“We want to do more peer-to-peer support as opposed to therapist or patient support, where it’s students like you, me, everybody else coming together and just giving their shared experiences,” Farrell said. “This way, you’re getting people who are on the same level as you, who are maybe going through the same things as you, and you just feel less alone.” 

Farrell said his own mental health experience inspired him to start the group.

“I started it to make sure that everyone has an outlet to get help because I was lucky enough to have it and there’s a lot of people stuck on the other side that can’t get over the mountain because they don’t have support and help,” Farrell said. “I started it to make sure that everybody on St. Joe’s campus knows that there’s an outlet of support that can help them get over whatever hump they’re facing.”

The organization will be hosting its second event “Hopeful Speakers” on Nov. 29.

To stay up to date with meetings, events and fundraisers, follow them on Instagram @sjuhope and visit their website

Campus Ministry Weekly Examen 

Campus Ministry hosts Weekly Examen from 9:15-9:30 p.m. every Thursday in Wolfington Hall. Examen is an exercise undertaken by all Jesuit colleges and universities at the request of the Superior General of the Society of Jesus, along with the support of the Jesuit Provincials in the United States. In these 15 minutes, students can give themselves the necessary time to pause, pray, reflect, breathe and listen while thinking over their days. 

Aidan Elm ’25 has been attending Weekly Examen since the fall semester of his first year at St. Joe’s.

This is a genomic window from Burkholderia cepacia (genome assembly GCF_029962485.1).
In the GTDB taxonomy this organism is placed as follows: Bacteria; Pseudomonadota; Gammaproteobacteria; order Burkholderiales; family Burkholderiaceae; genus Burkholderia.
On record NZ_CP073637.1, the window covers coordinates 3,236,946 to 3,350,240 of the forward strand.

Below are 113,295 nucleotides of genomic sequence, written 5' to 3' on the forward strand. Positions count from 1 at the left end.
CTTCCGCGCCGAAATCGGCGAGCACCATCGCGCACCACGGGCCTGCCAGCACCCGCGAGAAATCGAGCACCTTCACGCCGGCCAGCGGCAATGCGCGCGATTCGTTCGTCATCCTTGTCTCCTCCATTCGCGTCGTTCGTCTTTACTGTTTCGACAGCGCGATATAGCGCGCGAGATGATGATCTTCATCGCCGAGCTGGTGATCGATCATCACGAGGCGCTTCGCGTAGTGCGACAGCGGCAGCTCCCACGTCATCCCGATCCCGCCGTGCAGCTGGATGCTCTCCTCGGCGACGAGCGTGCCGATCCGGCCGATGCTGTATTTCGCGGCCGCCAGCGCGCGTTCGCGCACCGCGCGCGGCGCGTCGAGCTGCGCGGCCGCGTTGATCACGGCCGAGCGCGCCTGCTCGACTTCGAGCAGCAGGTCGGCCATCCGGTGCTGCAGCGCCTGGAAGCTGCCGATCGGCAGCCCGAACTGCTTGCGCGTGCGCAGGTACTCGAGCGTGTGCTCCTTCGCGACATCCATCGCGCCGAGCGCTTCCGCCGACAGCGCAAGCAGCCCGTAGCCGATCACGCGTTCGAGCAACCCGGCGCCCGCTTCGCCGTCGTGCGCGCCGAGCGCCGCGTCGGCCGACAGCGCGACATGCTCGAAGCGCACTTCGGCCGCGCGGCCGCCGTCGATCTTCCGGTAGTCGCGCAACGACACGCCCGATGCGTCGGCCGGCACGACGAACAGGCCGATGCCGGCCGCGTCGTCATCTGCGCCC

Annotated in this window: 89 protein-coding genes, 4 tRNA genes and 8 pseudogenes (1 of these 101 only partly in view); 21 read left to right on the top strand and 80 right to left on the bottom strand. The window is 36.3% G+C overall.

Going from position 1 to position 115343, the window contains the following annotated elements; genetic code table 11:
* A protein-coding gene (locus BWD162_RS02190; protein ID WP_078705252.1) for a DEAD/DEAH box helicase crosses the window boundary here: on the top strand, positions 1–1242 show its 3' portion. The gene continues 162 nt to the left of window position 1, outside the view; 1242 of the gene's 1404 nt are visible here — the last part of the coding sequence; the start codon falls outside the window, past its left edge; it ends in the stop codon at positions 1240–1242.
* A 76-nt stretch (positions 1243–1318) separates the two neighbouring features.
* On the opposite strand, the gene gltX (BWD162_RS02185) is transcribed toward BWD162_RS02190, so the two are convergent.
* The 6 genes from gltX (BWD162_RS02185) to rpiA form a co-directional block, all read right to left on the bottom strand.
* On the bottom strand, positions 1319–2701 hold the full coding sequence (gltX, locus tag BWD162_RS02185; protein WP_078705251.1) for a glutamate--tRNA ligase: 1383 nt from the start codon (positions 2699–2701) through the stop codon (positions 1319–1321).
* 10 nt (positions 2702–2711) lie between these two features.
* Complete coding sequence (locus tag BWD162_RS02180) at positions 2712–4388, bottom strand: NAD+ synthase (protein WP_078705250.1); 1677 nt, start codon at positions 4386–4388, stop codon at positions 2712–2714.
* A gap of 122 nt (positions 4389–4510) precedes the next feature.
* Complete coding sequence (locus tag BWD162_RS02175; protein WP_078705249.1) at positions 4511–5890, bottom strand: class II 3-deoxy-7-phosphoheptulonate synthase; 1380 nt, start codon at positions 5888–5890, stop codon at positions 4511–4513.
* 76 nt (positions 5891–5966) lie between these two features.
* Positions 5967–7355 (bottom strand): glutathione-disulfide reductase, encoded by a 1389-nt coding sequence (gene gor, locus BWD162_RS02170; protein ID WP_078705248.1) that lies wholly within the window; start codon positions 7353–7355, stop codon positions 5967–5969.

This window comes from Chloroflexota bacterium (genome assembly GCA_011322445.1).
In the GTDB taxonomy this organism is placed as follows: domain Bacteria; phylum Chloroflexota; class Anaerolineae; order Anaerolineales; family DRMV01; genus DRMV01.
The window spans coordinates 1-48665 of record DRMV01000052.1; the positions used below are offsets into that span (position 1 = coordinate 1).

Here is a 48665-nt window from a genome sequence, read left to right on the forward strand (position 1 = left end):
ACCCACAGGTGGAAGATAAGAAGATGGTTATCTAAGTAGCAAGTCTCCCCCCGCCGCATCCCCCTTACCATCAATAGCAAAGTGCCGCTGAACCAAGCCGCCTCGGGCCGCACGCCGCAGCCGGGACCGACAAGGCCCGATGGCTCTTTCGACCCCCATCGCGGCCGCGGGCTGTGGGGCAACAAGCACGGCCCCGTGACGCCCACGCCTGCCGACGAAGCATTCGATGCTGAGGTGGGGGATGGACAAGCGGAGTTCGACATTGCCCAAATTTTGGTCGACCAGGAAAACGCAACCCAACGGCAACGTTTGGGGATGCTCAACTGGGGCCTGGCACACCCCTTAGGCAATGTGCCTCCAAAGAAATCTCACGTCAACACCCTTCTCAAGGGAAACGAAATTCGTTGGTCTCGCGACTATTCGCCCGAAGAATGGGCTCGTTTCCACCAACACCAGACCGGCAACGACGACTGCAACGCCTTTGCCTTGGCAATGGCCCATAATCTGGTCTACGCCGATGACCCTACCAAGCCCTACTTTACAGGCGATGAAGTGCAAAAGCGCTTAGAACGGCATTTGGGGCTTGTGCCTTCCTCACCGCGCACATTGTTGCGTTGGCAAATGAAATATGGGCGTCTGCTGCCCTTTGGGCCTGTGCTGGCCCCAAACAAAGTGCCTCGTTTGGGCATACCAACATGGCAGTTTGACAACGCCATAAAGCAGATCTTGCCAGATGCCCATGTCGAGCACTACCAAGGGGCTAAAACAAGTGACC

“With the busyness on campus and working with classes, it can be really beneficial to step back and take that 15 minutes a week to sort of reconnect with your faith and to look over the day,” Elm said. 

For the past year, students, faculty and staff of St. Joe’s have engaged in the Mission Priority Examen, a series of self-study exercises designed to reflect on how well as individuals and as a community we live out our core values. Every Thursday, Examen is led by the Mission Priority Examen Steering Committee, where the different exercises survey more than a dozen key constituent groups on campus. 

“We start out by centering ourselves and then we go over the day, all the events of the day, maybe of the week and then you reflect on them and think how they can be improved and what you can do going forward,” Elm said. 

Follow @sjucampusministry on Instagram to stay up to date with Weekly Examen as well as other programs and retreats that Campus Ministry offers. 

Andrew Wolanin, Psy.D., sports psychologist 

For D1 athletes at St. Joe’s, sports psychologist Andrew Wolanin is available for counseling and support. Wolanin, who is the founder of Wolanin Consulting, currently serves as the St. Joe’s Athletics sport psychologist, in addition to continuing his private practice, research and writing. 

Dr. Wolanin provides one-on-one mental health consultation needs, mental performance needs and educational sessions for St. Joe’s athletes and teams. His services include helping athletes manage covid-19 disruptions to athletic and academic life, post-injury mental health and individual treatment of cognitive behavioral and mindfulness based interventions designed specifically for athletes.

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Natalie Nevins
Natalie Nevins, Copy Editor
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  • H

    Harold A MaioNov 9, 2022 at 12:11 pm

    —President Claire Mondejar ’24 said SJU Active Minds aims to end the stigma around mental health.

    Placing the thought that “there is” (rather than there are people trained to that prejudice) a stigma to mental health issues in minds is contrary to the goals of education.

    Please be more cautious. Educate positively.

    Harold A Maio